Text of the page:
October 9, at Stade Ernest-Wallon, Toulouse: Canada 19 (Gordon McKinnon, Glen Ennis tries; Mark Wyatt con, 2 pen; Rees drop goal) Romania 11 (Adrian Lungu, Catalin Sasu tries; Nichitean pen). Referee: Sandy MacNeill (Australia).
October 12, at Parc Municipal des Sports, Brive: Romania 17 (Gheorghe Ion, Haralambie Dumitras, Sasu tries; Nicolae Racean con; Nichitean pen) Fiji 15 (Opeti Turuva 2 tries; Tomasi Rabaka 2 con; Turuva drop goal). Referee: Owen Doyle (Ireland).
October 13, at Stade Armandie, Agen: France 19 (Lafond, Saint-Andre tries; Camberabero con, pen; Thierry Lacroix 2 pen) Canada 13 (Wyatt try; Wyatt pen; Rees pen, drop goal). Referee: Stephen Hilditch (Ireland).
October 19, at Parc des Princes, Paris: England 19 (Underwood, Carling tries; Webb con, 3 pen) France 10 (Lafond try; Lacroix 2 pen). Referee: David Bishop (New Zealand).
October 19, at Murrayfield: Scotland 28 (John Jeffrey 2, Stanger tries; Gavin Hastings 2 con, 4 pen) Western Samoa 6 (Vaea pen; Bachop drop goal). Referee: Derek Bevan (Wales).
October 20, at Landsdowne Rd: Australia 19 (Campese 2, Lynagh tries; Lynagh 2 con, pen) Ireland 18 (Gordon Hamilton try; Keyes con, 3 pen, drop goal). Referee: Jim Fleming (Scotland).
October 20, at Stadium Lille-Metropole Villeneuve d'Ascq: New Zealand 29 (Timu 2, Bernie McCahill, Brooke, John Kirwan tries; Fox 3 con, pen) Canada 13 (Chris Tynan, Al Charron tries; Rees con; Wyatt pen). Referee: Fred Howard (England).
October 26, at Murrayfield: England 9 (Webb 2 pen; Rob Andrew drop goal) Scotland 6 (Gavin Hastings 2 pen). Referee: Kerry Fitzgerald (Australia).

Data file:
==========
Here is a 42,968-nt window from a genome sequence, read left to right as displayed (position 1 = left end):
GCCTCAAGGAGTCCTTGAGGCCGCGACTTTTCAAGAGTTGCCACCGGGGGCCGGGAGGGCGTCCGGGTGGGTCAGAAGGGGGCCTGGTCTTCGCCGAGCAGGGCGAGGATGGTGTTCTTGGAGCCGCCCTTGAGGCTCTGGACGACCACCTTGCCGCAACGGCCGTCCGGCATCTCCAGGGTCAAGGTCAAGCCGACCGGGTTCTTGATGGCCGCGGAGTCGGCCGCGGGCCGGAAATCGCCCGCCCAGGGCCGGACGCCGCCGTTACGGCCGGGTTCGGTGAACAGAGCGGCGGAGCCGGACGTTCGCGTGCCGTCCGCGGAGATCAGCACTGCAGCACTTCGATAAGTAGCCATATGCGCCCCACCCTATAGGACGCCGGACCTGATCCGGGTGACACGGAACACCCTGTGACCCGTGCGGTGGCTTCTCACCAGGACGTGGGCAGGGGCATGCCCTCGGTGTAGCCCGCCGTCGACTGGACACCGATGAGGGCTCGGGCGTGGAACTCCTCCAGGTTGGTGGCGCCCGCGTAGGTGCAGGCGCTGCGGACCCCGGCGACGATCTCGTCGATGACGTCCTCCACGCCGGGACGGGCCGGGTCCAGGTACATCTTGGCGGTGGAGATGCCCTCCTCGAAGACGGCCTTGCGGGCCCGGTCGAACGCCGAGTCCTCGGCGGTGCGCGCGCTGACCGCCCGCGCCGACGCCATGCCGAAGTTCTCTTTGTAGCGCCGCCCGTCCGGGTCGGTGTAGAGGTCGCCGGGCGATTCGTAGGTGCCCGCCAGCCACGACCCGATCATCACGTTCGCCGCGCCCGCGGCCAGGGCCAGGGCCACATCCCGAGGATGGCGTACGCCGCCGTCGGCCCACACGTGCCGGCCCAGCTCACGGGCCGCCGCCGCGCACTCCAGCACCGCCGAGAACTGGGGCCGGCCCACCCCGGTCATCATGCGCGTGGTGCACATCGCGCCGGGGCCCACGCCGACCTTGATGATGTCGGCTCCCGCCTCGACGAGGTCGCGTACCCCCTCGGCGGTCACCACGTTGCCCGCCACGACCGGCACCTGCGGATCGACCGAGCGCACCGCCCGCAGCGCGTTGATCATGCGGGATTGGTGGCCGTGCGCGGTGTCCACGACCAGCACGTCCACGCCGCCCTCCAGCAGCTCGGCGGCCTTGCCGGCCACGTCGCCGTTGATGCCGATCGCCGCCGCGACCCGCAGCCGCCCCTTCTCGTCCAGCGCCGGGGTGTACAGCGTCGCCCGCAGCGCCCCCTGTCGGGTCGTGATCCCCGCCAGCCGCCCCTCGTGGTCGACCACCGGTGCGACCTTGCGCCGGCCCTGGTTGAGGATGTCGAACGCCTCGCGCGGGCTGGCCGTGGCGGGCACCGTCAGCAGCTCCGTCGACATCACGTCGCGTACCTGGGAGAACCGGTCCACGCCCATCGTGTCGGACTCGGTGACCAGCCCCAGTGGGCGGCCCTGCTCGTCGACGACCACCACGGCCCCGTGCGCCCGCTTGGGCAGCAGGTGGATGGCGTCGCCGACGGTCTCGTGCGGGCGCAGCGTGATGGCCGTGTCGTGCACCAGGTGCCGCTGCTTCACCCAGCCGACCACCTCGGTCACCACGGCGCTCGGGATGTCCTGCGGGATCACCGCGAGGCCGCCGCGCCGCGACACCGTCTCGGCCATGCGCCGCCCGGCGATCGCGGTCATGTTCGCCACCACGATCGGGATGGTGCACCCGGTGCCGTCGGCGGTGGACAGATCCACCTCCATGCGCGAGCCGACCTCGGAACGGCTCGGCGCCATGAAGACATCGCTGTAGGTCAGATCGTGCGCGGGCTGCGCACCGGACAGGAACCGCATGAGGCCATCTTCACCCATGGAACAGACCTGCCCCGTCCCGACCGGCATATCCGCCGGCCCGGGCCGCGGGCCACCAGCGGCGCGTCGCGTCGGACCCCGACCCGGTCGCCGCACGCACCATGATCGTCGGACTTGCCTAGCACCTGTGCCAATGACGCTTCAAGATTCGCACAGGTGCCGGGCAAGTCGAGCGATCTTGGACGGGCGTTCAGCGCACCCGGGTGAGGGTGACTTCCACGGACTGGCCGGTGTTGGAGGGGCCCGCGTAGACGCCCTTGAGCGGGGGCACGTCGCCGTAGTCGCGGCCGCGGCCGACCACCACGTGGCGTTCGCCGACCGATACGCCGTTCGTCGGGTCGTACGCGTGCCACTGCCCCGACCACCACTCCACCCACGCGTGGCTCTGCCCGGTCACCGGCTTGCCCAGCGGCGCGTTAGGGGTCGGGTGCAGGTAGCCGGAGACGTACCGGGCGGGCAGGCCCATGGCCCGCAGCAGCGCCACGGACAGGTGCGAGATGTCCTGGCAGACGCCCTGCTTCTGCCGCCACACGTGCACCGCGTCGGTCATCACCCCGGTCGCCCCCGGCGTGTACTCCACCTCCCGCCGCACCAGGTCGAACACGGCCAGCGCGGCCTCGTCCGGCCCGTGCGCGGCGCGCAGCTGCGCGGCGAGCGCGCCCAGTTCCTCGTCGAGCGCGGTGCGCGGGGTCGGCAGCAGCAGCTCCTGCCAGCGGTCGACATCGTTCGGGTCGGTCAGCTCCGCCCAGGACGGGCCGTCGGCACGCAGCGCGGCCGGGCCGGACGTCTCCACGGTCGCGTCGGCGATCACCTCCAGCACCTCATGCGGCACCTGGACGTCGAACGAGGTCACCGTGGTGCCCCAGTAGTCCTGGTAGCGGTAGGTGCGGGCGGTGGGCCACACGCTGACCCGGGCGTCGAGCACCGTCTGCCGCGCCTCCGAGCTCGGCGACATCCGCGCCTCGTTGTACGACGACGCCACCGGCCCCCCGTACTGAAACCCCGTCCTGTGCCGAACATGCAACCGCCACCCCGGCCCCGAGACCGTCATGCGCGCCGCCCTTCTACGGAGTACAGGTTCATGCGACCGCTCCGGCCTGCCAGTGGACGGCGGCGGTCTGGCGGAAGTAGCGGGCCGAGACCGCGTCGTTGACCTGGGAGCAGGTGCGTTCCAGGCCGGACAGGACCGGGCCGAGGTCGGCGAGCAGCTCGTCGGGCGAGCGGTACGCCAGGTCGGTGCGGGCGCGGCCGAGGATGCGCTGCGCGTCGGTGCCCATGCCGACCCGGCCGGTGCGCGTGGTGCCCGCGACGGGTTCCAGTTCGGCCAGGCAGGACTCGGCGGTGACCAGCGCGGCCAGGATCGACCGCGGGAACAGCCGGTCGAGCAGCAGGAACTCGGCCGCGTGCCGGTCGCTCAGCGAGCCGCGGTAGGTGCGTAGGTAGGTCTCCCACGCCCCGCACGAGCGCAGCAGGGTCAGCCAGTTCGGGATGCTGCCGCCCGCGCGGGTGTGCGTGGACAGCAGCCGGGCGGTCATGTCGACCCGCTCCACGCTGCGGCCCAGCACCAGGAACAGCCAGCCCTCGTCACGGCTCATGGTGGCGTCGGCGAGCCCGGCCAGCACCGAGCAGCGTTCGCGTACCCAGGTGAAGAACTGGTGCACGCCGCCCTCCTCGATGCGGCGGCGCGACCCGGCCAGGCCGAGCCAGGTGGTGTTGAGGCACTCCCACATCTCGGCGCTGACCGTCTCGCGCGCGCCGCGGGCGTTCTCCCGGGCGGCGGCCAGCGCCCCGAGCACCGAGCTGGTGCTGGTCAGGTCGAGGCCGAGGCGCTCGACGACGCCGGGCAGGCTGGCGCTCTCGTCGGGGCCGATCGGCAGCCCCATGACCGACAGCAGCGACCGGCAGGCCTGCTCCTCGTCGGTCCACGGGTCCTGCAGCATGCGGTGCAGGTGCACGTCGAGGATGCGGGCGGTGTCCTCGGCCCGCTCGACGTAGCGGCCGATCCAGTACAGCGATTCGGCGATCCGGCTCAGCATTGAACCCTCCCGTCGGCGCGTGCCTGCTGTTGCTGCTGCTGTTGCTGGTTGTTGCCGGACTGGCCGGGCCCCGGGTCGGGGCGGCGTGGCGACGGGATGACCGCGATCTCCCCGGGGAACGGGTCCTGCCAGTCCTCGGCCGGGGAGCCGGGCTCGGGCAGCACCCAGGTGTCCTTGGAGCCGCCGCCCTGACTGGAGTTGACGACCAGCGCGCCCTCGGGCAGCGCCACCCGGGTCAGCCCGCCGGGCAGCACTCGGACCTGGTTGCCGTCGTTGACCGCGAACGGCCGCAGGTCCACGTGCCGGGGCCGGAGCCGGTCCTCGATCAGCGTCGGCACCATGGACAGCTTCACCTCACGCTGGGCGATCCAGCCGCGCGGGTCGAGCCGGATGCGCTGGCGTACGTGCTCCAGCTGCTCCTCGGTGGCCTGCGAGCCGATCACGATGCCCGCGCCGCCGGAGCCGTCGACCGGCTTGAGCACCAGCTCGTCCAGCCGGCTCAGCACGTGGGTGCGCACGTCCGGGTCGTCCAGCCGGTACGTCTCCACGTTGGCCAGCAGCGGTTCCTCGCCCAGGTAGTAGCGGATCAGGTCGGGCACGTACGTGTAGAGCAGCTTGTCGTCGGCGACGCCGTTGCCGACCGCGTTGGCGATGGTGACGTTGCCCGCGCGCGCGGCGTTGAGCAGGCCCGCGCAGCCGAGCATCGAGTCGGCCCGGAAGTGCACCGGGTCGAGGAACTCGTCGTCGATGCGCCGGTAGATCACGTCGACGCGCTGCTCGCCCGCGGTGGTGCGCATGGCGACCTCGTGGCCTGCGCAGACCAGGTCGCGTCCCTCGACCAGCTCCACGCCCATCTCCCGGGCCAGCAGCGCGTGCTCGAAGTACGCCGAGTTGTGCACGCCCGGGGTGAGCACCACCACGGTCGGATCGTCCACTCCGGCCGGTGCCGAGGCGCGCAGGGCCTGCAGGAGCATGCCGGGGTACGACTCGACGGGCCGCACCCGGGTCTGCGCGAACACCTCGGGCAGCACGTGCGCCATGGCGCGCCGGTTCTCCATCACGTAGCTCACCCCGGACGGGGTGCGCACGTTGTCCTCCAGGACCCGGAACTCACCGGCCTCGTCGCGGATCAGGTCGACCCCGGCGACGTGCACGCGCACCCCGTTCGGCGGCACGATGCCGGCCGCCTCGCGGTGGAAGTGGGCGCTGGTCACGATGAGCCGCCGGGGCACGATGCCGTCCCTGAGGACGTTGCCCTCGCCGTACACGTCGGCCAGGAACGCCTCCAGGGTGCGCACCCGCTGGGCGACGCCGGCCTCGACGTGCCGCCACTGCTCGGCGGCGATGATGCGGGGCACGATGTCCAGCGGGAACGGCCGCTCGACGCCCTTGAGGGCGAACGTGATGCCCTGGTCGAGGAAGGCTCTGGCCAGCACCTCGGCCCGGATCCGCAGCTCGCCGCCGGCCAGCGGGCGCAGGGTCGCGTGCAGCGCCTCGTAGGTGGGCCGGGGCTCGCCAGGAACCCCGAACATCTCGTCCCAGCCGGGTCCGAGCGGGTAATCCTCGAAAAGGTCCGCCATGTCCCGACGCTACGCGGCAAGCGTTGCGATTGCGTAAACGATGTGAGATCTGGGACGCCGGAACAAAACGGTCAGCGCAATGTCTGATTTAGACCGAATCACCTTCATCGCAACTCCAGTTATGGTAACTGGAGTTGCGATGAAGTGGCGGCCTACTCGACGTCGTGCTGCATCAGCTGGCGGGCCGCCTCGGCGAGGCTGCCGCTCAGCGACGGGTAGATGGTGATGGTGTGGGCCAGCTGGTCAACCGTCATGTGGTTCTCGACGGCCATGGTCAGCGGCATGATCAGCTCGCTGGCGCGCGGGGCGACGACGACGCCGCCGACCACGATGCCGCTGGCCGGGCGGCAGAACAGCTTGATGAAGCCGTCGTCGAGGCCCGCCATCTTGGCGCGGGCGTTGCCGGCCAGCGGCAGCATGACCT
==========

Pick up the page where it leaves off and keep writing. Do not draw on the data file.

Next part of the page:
October 27, at Millennium Stadium: Australia 16 (Campese, Horan tries; Lynagh con, 2 pen) New Zealand 6 (Fox 2 pen). Referee: Jim Fleming (Scotland).
Third place play-off
October 30, at Cardiff Arms Park: New Zealand 13 (Walter Little try; Preston 3 pen) Scotland 6 (Gavin Hastings 2 pen). Ref: S. Hilditch (Ireland).
November 2, at Twickenham: Australia 12 (Tony Daly try; Lynagh con, 2 pen) England 6 (Webb 2 pen). Referee: Derek Bevan (Wales).
Top point scorer: 68 - Ralph Keyes, Ireland
Top try scorer: 6 - David Campese, Australia, and Jean-Baptiste Lafond, France
Highest score: 55 - Ireland v Zimbabwe
Biggest winning margin: 44 - (Ireland 55 Zimbabwe 11 and Japan 52 Zimbabwe 8)
Most tries in a match: 6 - France (v Fiji)
Video: Great World Cup moments - 1987
In the beginning: Remembering our last victory drink
How we won: The All Blacks - Getting the nation back into black
Setting the scene: Long road to global rugby supremacy
A sending off that made Wallaby history
All Black memories: 'Dawn of a new era'
Tournament star: Michael Jones - Keeping up with Jones
Tournament action: Fans' lukewarm start fast turned to fervour
Video: Great World Cup moments - 1991
How we won: The Wallabies - Defeats led to success
Aussie's winning mindset
'Beaten by a better team'
Tournament action: Fitter, faster England level the playing field
After long string of wins it was a bridge too far
Tournament star: David Campese - Campo's golden touch